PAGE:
11. Paul Pedersen from Ottawa, Canada writes: Mrs Harper is a patron and supporter in the local Ottawa art scene. Mr Harper must have been served hot tongue and cold shoulder by Mrs Harber for dinner after he made nasty comments about artists and their elitist gala digs just prior to the election.

    r
  12. Raging Squirrel from Toronto, Canada writes: Ordinary Canadians DO SUPPORT the Arts, Mr. Harper. You are dead wrong...has lots of lively debate on this issue.

    http://www.new.facebook.com/group.php?gid=41692823152
  13. Nicole Hamm from Saskatoon, Canada writes: "Bjorn Tubiywyld from Toronto, Canada writes:
    OK. I'll bite.

    I can't believe the posts today. I guess there's just no way to please some artists.

    If you can't make a living selling your wares, you're not good enough. Find another career, perhaps art should be simply a hobby for you.

    The government has no business handing money out to subsidize inferior works. Doubly so during a severe recession."

    Thanks for that enlightening commentary. So according to your logic, we shouldn't be handing out money to the auto industry or any failing industry. GM and Chrysler clearly are, to use your words, "not good enough" because they can't turn a profit selling cars. And we can't have the government subsidizing "inferior works. Doubly so during a severe recession."

    Yet today's budget is giving $2.7 billion to the auto industry. Gotta love hypocrisy.
  14. Sarah Bee from Canada writes: The problem isn't the amount of money being spent, it is who is benefiting. Big organizations in large urban centers only. Anything of smaller scale and local and is left out. An elitist approach to art funding. I suspect Harper's only understanding of art is shaped largely by his wife who only ever attends those galas he thinks keep artists so busy.
  15. Shawn in Montreal from Quebec, Canada writes: I still don't see a cent for digitization. Countries like the UK are spending tens of millions digitizing their national audiovisual archives. The Harper gov't even shut down the tiny AV Preservation Trust (a mere $300 k a year).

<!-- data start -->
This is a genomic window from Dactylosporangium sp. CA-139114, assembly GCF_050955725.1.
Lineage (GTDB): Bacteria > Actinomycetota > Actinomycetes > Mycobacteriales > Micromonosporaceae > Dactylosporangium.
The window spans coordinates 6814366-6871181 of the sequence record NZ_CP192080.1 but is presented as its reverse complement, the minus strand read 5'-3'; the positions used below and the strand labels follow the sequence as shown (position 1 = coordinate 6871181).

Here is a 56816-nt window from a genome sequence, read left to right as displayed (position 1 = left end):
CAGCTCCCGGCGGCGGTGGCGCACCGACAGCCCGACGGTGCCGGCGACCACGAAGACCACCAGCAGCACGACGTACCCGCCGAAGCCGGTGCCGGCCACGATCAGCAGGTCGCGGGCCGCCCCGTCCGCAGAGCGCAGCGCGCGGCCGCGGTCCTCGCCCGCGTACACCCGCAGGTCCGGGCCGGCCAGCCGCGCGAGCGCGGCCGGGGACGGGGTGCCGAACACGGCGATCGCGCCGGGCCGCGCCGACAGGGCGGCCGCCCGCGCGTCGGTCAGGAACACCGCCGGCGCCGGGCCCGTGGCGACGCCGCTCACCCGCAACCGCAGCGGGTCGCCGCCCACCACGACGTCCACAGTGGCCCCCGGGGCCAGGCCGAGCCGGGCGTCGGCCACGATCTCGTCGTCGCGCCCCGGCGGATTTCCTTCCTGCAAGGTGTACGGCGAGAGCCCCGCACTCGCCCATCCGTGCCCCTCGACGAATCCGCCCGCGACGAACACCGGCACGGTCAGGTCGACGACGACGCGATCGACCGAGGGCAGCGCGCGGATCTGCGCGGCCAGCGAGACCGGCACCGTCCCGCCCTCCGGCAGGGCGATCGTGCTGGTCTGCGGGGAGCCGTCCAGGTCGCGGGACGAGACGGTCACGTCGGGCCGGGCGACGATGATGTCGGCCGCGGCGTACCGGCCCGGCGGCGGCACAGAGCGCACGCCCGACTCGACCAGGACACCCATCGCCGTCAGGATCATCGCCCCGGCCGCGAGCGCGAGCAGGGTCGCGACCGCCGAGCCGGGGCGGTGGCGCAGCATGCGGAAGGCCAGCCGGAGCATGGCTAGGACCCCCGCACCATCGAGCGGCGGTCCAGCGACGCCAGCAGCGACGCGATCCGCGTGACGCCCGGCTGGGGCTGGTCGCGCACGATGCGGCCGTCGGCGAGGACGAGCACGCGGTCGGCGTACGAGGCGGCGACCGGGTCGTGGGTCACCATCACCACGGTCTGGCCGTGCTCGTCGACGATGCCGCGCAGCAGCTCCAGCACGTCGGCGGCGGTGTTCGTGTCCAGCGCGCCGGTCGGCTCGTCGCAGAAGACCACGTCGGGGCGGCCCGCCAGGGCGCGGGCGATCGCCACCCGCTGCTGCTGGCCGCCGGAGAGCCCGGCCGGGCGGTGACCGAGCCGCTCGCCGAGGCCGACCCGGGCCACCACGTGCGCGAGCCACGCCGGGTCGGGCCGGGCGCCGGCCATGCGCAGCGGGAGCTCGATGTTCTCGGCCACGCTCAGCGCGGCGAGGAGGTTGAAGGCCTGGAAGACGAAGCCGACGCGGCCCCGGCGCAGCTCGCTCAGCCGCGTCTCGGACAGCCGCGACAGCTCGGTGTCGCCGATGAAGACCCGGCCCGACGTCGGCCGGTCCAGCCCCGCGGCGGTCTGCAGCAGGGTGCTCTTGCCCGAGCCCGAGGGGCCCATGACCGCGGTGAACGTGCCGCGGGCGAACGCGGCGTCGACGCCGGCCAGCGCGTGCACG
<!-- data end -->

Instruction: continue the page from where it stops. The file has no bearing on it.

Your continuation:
16. That OTHER Guy from Good ol' Toronto, Canada writes: Why not some money for film and video distribution? For the price of even a so-so festival there could be a database of all Canadian films and videos, a great website, and money for digitizing film too.
  17. Welwyn Yarrow from London, Canada writes: Hey, Bjorn, your offensive comment "If you can't make a living selling your wares, you're not good enough" just nauseates me. Artists (for example, writers, painters, sculptors, actors, dancers) need to learn their art, and they need to practise it. That means if they are writers, painters, and sculptors they must learn how best to do what they do, and keep on learning while they create their works of art (my particular art takes up to three years to create one piece), and all that time they don't get paid. Yes, sir, we don't get paid until we've finished and been judged good enough to see the public eye. Even then we get only a very small amount of money -- you'd probably turn your arrogant nose up at cheques the size of the ones we get. I, for instance, have been nominated for and/or won dozens of major awards for my particular art in this country and abroad, I get hundreds of fan-letters a year (and have done for 30 years), you can find my work pretty much in any library in this country, and *I can't make a living*. If I can't make a living, you can be sure that it is *not* because I'm not good enough. I can't make a living because I am not allowed to, in this country. If the PM really cared about the arts he would fund artists first. People like you, who obviously know nothing about the arts, should not be allowed to comment on them in so offensive a way.

Comments are closed

Thanks for your interest in commenting on this article, however we are no longer accepting submissions. If you would like, you may send a letter to the editor.

Report an abusive comment to our editorial staff

close

Alert us about this comment

Please let us know if this reader’s comment breaks the editor's rules and is obscene, abusive, threatening, unlawful, harassing, defamatory, profane or racially offensive by selecting the appropriate option to describe the problem.

Do not use this to complain about comments that don’t break the rules, for example those comments that you disagree with or contain spelling errors or multiple postings.

Back to top